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BUTTER AND

Online Encyclopedia
Originally appearing in Volume V07, Page 750 of the 1911 Encyclopedia Britannica.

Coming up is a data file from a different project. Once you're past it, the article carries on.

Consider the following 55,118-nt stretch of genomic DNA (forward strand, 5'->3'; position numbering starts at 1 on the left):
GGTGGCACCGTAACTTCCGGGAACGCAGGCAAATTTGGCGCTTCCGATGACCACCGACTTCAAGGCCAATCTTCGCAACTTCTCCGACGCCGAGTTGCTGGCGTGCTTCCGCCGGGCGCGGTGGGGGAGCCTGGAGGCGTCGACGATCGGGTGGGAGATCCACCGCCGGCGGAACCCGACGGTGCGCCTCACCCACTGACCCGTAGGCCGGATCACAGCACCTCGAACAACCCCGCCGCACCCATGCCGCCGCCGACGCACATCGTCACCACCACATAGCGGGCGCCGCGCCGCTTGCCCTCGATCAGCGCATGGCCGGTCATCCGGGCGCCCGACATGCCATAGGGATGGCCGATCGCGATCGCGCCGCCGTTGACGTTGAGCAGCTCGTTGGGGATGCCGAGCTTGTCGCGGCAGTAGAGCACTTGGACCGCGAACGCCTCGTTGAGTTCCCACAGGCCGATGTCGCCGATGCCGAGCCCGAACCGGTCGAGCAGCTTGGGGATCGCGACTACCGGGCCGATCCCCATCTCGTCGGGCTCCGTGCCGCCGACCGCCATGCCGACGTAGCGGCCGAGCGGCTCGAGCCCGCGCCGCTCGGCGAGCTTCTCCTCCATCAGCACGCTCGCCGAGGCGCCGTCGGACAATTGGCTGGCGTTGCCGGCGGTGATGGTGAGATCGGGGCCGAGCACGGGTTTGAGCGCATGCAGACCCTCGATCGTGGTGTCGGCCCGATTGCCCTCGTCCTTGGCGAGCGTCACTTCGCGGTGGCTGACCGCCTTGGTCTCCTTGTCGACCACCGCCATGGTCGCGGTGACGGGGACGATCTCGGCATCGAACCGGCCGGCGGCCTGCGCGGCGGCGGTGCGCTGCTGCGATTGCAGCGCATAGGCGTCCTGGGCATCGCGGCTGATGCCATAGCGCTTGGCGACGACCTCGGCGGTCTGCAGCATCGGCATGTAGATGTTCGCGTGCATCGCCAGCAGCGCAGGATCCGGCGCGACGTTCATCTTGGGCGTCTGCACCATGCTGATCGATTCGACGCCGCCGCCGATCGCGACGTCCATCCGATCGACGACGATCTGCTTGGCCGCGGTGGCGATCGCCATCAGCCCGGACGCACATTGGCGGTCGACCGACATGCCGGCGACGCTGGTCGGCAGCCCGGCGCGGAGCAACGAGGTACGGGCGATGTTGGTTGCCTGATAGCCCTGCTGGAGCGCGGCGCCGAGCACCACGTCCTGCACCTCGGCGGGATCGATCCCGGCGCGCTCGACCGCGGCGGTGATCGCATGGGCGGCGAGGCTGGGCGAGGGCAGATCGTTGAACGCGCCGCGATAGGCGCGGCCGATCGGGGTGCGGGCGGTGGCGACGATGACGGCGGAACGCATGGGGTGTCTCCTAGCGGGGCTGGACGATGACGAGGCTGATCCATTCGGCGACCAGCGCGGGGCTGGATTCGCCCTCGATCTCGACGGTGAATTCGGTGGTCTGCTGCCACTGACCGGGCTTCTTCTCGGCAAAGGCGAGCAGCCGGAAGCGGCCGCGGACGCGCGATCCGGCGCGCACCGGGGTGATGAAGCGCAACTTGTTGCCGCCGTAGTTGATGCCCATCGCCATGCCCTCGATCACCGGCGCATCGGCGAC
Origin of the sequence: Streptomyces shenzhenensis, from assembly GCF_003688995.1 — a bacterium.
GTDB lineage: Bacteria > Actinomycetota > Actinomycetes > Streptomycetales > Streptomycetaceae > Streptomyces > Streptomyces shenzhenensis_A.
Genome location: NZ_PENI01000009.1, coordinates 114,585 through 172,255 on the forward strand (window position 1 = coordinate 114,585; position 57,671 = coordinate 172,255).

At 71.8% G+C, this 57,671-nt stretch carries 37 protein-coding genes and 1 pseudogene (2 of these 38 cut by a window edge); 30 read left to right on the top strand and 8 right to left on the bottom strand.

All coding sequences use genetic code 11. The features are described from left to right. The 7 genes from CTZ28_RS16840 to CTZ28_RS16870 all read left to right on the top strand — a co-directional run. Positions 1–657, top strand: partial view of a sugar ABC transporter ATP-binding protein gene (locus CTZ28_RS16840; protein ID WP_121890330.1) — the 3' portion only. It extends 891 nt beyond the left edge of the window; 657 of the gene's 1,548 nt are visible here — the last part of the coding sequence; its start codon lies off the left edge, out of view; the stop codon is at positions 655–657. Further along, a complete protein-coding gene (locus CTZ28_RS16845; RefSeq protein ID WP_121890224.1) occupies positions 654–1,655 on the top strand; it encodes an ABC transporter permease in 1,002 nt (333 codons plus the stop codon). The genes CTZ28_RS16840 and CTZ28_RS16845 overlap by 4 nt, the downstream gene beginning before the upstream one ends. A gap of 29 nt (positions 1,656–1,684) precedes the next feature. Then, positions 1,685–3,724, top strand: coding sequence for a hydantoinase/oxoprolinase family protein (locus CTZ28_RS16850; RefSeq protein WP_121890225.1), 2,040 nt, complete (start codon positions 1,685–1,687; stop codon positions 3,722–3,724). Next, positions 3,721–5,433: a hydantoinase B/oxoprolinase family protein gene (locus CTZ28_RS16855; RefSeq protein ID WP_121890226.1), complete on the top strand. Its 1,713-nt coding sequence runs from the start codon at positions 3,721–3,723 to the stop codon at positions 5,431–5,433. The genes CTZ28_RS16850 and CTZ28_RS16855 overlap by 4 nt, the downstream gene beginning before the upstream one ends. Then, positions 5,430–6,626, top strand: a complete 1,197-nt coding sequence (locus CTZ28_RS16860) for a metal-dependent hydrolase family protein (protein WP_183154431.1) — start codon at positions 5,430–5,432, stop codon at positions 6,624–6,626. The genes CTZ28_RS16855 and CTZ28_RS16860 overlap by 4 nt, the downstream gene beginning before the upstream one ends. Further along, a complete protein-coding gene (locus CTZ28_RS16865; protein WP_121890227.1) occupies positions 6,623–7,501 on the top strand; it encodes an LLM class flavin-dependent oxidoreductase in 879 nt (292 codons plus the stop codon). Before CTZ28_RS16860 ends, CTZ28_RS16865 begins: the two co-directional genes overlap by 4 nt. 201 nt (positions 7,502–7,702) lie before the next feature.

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BUTTER AND BUTTER-MAKING As with cheese, so with butter, large quantities of the latter have been inferior not because the cream was poor in quality, but because the wrong kinds of bacteria had taken possession of the atmosphere in hundreds of dairies. The greatest if not the latest novelty in dairying in the last decade of the 19th century was the isolation of lactic acid bacilli, their cultivation in a suitable medium, and their employment in cream preparatory to churning. Used thus in butter-making, an excellent product results, provided cleanliness be scrupulously maintained. The culture repeats itself in the buttermilk, which in turn may be used again with marked success. Much fine butter, indeed, was made long before the bearing of bacteriological.science upon the practice of dairying was recognized—made by using acid butter-milk from a previous churning. In Denmark, which is, for its size, the greatest butter-producing country in the world, most of the butter is made with the aid of " starters," or artificial cultures which are employed in ripening the cream. Though the butter made by such cultures shows little if any superiority over a good sample made from cream ripened in the ordinary way—that is, by keeping the cream at a fairly high temperature until it is ready for churning, when it must be cooled—it is claimed that the use of these cultures enables the butter-makers of Denmark, to secure a muchgreater uniformity in the quality of their produce than would be possible if they depended upon the ripening of the cream through the influence of bacteria taken up in the usual way from the air. Butter-making is an altogether simpler process than cheese-making, but success demands strict attention to sound principles, the observance of thorough cleanliness in every stage of the work, and the intelligent use of the thermometer. The following rules for butter-making, issued by the Royal Agricultural' Society sufficiently indicate the nature of the operation: Prepare churn, butter-worker, wooden-hands and sieve as follows:—(a)Rinse with cold water. (2) Scald with boiling water. (3) Rub thoroughly with salt. (4) Rinse with cold water. Always use a correct thermometer. The cream, when in the churn, to be at a temperature of 56° to 58° F. in summer and 6o° to 62 ° F. in winter. The churn should never be more than half full. Churn at number of revolutions suggested by maker of churn. If none are given, churn at 40 to 45 revolutions per minute. Always churn slowly at first. Ventilate the churn freely and frequently during churning, until no air rushes out when the vent is opened. Stop churning immediately the butter comes. This can be ascertained by the sound; if in doubt, look. The butter should now be like grains of mustard seed. Pour in a small quantity of cold water (I pint of water to 2 quarts of cream) to harden the grains, and give a few more turns to the churn gently. Draw off the buttermilk, giving plenty of time for draining. Use a straining-cloth placed over the hair-sieve, so as to prevent any loss, and wash the butter in the churn with plenty, of cold water: then draw off the water, and repeat the process until the water comes off quite clear. Ta brine butter, make a strong brine, 2. to 3 lb of salt to I gallon of water. Place straining-cloth over mouth of churn, pour in brine, put lid on churn, turn sharply half a dozen times, and leave for to to 15 minutes. Then lift the butter out of the churn into sieve, turn butter out on worker, leave it a few minutes to drain, and work gently till all superfluous moisture is pressed out. To drysalt butter, place butter on worker, let it drain Io to 15 minutes, then work gently till all the butter comes together., Place it on the scales and weigh ; then weight salt, for slight salting, ,f oz.; medium, a oz.; heavy salting, 1 oz. to the lb of butter. Roll butter out. on worker and carefully sprinkle salt over the surface, a little at a time; roll up and repeat till all the salt is used. Never touch the butter with your hands. Well-made butter is firm and not greasy. It possesses ' a characteristic texture or " grain, in virtue of which it cuts clean with a knife and breaks with a granular fracture, like that of cast-iron. Theoretically, butter should consist of little else than fat, but in practice this degree of perfection is never attained. Usually the fat ranges from 83 to 88 %, whilst water is present to the extent of from 10 to 15 %.l There will also be from 0.2 to o.8 % of milk-sugar, and from o•5 to 0.8 % of casein. It is the casein which is the objectionable ingredient, and the presence of which is usually the cause of rancidity. In badly-washed or badly-worked butter, from which the buttermilk has not been properly removed, the proportion of casein or curd left in the product may be considerable, and such butter has only inferior keeping qualities. At the same time, the mistake may be made of overworking or of overwashing the butter, thereby depriving it of the delicacy of flavour which is one of its chief attractions as an article of consumption if eaten fresh. The object of washing with brine is,that, the small quantity of salt thus introduced shall act as a preservative and develop the flavour. Streaky butter may be due either to curd left in by imperfect washing, or to an uneven distribution of the salt.
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